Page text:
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Home :: Archive :: 1996 :: May ::
Re: Texts
Shakespeare Electronic Conference, Vol. 7, No. 0343.  Monday, 6 May 1996.

(1)     From:   Gabriel Egan <
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        Date:   Sunday, 5 May 1996 20:45:45 +0100
        Subj:   Re: SHK 7.0338 Re: Texts

(2)     From:   W. L. Godshalk <
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        Date:   Sunday, 05 May 1996 15:53:47 -0500 (EST)
        Subj:   Re: SHK 7.0338  Re: Texts


(1)----------------------------------------------------------------------------
From:           Gabriel Egan <
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Date:           Sunday, 5 May 1996 20:45:45 +0100
Subject: 7.0338 Re: Texts
Comment:        Re: SHK 7.0338 Re: Texts

John

>I would be a little more persuaded by Gabriel Egan's use of the term
>"fetishise" if he could convince me that the late 16th or early 17th century
>book trade was a full-blown capitalist activity.

Would you settle for 'fetishize' = 'irrationally invest with significance'?
The Shakespearean Originals do not do diplomatic transcription, despite the
claim of the General Introduction. To retain some accidentals and not others
without a stated set of criteria has the effect of privileging certain
textual features without good reason.

Gabriel Egan

(2)----------------------------------------------------------------------------
From:           W. L. Godshalk <
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 >
Date:           Sunday, 05 May 1996 15:53:47 -0500 (EST)
Subject: 7.0338  Re: Texts
Comment:        Re: SHK 7.0338  Re: Texts

John Drakakis writes:

>I would be a little more persuaded by Gabriel Egan's use of the term
>"fetishise" if he could convince me that the late 16th or early 17th century
>book trade was a full-blown capitalist activity.  In what ways was the author,
>and/or the compositor alienated from the fruits of his labour? In what ways did
>the book represent a fetishized object?  How might that differ from the ways in
>which we treat books as commodities now?

These are very valuable questions and well asked.  In the past half century, we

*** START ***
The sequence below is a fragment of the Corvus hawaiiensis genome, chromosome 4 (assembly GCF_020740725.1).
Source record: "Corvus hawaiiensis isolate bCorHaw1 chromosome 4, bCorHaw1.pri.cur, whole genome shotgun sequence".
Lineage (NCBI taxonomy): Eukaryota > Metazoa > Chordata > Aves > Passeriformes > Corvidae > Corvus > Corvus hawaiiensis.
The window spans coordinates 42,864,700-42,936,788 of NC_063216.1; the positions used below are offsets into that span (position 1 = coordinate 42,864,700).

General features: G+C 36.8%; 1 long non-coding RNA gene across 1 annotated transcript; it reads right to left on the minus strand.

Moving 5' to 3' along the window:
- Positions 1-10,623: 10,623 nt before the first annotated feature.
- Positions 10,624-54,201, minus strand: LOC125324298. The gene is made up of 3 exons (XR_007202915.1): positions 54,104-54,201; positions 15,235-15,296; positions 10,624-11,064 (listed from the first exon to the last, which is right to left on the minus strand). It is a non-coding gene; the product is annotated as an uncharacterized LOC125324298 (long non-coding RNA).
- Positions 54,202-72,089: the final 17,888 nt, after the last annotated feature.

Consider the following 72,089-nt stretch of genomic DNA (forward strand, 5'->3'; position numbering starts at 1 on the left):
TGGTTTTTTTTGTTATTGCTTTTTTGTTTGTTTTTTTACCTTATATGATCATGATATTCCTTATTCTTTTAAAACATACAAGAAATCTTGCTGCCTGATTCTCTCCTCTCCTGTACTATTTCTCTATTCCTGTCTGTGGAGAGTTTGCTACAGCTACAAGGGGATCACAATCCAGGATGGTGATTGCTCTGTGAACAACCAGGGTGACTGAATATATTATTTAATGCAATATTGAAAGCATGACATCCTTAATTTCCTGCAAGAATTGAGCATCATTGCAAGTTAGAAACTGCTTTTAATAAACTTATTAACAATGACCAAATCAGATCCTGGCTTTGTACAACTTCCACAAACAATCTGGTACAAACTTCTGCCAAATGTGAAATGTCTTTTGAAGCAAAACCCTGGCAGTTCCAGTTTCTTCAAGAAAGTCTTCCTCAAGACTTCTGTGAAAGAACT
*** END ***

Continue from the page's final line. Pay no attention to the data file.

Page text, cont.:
have learned more about the book trade in the late 16th and earlier 17th
century, but, for example, what was the economic function of man like Thomas
Thorpe?  He seems -- and I mean "seems" -- to have been some kind of capitalist
middle man.  But was he really a "publisher" in the 20th century meaning of
that word?  Was he the man who put up the capital, paid for the printing, and
then distributed the books to the booksellers? Did he get a percentage from the
sales? Did he pay royalties of a sort to writers in his stable?

Or was the 16th-17th century book trade really very much a "vanity" trade? Did
men like Thorpe act as agents for people who wanted to have their books
published?  Did he get money up front from writers who paid his fees? IF
Shakespeare used Thorpe as an "agent," wouldn't Thorpe expect to get paid for
his time? (Note the "if.") I'd love to know for sure.

If by "fetish" we mean "an object of unreasonably excessive attention"
(possibly sublimated sexual attention), then books seem to have had that value
by the early 17th century.  See the Epistle to the quarto of *Troilus and
Cressida* which hints at a lively second-hand book trade: when Shakespeare's
"Commedies {are} out of sale, you will scramble for them, and set vp a new
English Inquisition" (A1v). Couldn't you argue from this statement to "book
fetish"?  This sounds like biblioholism to me.
 

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